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The Percy


October 23, 1891

Sch. Percy Given Up
Her Crew of Twelve Men Undoubtedly Fill Watery Graves

The fears that the heavy gales in September would result in disaster to some of the fishing fleets exposed to its fury, and that some of them would never return to port, have been realized, and after weeks of weary waiting, with hopes raised as others of the fleet overdue have returned in safety, only to be again crushed as succeeding days failed to bring any tidings of their safety, the owners of the schooner Percy have at last been obliged to reluctantly admit that the vessel and her crew will never again return to port, and the names of 12 men who compose her crew must be added to the long roll of those who left port but from whom no tidings have ever returned. All that is know is that they sailed form port, but no tidings of their last resting place or how they met their death will be known, till the sea gives up its dead, and the secrets of the ocean caves are revealed.

The Percy sailed form this port August 25 on a codfishing trip to Georges, and is the only vessel which was exposed to the heavy gale of September 7 which has not been heard from, and in which she is supposed to have foundered. Nothing has been heard from her directly since leaving port, but it is said that on the night of the gale the sch. Fanny S. Orne was anchored in her neighborhood, and previous to a sudden squall her lights were plainly seen by the crew of the Orne. The squall threw the latter upon her beam ends, and it was feared form a few moments that she would not recover herself, but she righted after a heave struggle, when nothing more was seen of the lights of the other vessel, and it is feared that she foundered in the squall.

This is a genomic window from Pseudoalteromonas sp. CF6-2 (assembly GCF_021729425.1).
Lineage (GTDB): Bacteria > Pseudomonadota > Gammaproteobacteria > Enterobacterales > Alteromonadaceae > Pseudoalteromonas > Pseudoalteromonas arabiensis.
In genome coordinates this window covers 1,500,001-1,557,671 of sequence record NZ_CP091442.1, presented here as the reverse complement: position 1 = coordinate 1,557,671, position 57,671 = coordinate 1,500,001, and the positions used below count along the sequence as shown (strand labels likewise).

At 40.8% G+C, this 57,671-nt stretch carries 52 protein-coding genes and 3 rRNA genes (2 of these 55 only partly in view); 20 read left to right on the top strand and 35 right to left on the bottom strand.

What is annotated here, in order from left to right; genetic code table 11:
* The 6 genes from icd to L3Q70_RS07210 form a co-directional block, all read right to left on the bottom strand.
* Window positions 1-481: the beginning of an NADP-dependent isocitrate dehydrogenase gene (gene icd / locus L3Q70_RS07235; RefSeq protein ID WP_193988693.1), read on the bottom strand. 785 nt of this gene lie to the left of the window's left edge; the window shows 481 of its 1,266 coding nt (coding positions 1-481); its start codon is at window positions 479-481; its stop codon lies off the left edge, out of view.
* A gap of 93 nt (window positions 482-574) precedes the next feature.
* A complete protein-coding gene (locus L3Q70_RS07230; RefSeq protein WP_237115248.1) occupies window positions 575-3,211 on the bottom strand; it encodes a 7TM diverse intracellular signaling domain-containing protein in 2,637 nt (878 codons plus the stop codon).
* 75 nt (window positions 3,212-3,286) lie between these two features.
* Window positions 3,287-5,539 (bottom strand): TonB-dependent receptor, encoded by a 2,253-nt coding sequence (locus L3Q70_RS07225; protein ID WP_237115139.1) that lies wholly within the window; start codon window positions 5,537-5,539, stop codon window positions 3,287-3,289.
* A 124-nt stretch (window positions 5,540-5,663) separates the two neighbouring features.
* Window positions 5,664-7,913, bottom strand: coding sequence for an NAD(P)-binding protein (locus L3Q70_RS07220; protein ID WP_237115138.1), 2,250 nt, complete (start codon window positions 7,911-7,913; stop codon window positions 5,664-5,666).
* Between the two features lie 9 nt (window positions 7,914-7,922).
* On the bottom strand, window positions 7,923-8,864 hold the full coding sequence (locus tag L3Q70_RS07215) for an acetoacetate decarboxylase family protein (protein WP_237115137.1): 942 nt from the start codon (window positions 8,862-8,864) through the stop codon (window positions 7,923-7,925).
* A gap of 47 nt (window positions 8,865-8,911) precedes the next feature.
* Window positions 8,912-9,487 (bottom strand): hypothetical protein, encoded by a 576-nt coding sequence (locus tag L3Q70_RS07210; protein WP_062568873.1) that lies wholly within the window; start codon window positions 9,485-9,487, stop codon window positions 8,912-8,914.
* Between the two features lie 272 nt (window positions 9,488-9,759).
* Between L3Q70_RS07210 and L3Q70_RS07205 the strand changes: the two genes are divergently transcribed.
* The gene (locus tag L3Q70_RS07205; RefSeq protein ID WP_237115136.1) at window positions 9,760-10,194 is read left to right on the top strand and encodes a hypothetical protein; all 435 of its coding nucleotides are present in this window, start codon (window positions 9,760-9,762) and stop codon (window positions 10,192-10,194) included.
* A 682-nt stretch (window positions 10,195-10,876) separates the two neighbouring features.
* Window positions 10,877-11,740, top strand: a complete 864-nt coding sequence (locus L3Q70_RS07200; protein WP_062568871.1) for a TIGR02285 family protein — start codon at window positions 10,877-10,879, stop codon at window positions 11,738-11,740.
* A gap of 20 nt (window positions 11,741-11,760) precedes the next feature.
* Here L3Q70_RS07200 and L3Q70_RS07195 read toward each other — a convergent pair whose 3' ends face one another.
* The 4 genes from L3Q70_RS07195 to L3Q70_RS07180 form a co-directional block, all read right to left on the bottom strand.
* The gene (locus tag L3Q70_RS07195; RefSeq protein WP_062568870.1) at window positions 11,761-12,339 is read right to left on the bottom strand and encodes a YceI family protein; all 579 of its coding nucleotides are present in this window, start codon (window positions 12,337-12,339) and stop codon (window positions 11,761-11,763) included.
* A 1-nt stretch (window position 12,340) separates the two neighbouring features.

The vessel was commanded by Capt. Oscar A. Glade, a native of Finland, who has been a successful master for many years, though a comparatively young man. He was about 42 years of age, and was twice married, leaving a widow and two step-children in this city. She carried a crew of eleven men, as follows:

Frank Tuttle, cook, of Maine, leaves a widow and two children in this city
Joseph Boston, born in Spain, leaves a widow and one son residing in this city
William Cluney, a native of St. John's, N. F., resided at Manchester where he leaves a widow
Fred Lindman, born in Norway, leaves a widow in this city
Bartholomew Downes, born in Ireland, leaves a widow and children in Boston
Charles Sandstrum, Sweden
Benjamin F. Wiley, of Boothbay
James Reynolds, St. John's N. F.
Charles Melville of Marblehead
John F. Lynch, Sweden, leaves a wife and several children in this city
Nathan A. Fuller, Of Boston

The Percy was owned by Capt. James S. Ayer and measured 68.66 tons. She was built in this city in 1878, and was insured by the Gloucester Mutual Fishing Insurance Company for $3000 on the vessel and $500 on the cargo.

Fred Lindman, John F. Lynch, and Charles Melville were members of the G. A. R.


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